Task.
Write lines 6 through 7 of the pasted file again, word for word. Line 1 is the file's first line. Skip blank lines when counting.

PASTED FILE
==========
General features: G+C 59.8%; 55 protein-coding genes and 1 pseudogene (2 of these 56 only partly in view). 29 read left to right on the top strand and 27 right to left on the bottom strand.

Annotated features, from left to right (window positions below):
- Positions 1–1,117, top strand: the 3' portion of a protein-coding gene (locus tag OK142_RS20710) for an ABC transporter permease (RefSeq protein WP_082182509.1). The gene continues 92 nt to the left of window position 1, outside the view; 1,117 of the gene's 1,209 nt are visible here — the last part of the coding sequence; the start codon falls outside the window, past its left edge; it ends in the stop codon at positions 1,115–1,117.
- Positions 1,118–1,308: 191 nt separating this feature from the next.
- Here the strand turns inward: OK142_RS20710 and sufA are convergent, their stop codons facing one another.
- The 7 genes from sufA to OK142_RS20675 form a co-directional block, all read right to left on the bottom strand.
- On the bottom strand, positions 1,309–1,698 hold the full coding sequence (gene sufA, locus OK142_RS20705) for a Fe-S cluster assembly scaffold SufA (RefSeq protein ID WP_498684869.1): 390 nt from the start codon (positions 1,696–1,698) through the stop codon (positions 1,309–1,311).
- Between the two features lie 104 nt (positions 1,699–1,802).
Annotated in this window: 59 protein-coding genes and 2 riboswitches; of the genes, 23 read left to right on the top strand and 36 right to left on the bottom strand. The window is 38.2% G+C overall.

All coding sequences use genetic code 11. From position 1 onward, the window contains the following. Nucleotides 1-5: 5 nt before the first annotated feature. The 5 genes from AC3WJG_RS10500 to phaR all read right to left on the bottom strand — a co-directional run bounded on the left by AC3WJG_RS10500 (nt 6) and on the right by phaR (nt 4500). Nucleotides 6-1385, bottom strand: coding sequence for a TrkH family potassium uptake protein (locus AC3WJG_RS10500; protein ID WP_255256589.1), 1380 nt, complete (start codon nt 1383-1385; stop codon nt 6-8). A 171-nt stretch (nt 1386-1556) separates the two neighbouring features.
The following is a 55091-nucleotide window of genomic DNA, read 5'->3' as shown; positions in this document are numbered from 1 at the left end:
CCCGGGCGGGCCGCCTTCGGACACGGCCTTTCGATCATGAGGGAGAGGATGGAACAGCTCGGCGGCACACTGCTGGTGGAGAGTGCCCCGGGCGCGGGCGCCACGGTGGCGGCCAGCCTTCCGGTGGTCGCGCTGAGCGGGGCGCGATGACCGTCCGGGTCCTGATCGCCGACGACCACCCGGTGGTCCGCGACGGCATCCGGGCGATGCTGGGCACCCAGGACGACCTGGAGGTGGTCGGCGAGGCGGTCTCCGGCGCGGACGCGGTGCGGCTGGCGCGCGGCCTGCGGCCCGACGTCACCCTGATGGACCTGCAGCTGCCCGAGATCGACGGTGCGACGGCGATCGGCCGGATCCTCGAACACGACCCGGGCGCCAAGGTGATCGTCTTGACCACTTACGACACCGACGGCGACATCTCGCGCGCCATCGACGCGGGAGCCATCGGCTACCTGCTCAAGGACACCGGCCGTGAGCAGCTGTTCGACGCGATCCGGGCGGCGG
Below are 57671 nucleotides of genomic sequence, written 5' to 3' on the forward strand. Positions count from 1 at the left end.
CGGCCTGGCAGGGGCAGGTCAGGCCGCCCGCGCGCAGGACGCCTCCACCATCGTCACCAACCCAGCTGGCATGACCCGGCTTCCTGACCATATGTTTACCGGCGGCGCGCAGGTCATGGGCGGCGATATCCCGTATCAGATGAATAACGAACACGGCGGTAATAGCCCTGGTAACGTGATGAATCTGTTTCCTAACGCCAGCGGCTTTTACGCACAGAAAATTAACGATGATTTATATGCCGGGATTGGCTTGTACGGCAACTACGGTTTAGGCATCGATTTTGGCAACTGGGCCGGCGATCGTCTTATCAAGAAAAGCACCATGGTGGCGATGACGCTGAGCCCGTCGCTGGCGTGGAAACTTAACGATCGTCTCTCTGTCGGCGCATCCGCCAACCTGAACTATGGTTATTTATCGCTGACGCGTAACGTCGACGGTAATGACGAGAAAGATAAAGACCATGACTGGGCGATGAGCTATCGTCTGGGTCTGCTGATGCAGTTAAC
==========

- The 7 genes from sufA to OK142_RS20675 form a co-directional block, all read right to left on the bottom strand.
- On the bottom strand, positions 1,309–1,698 hold the full coding sequence (gene sufA, locus OK142_RS20705) for a Fe-S cluster assembly scaffold SufA (RefSeq protein ID WP_498684869.1): 390 nt from the start codon (positions 1,696–1,698) through the stop codon (positions 1,309–1,311).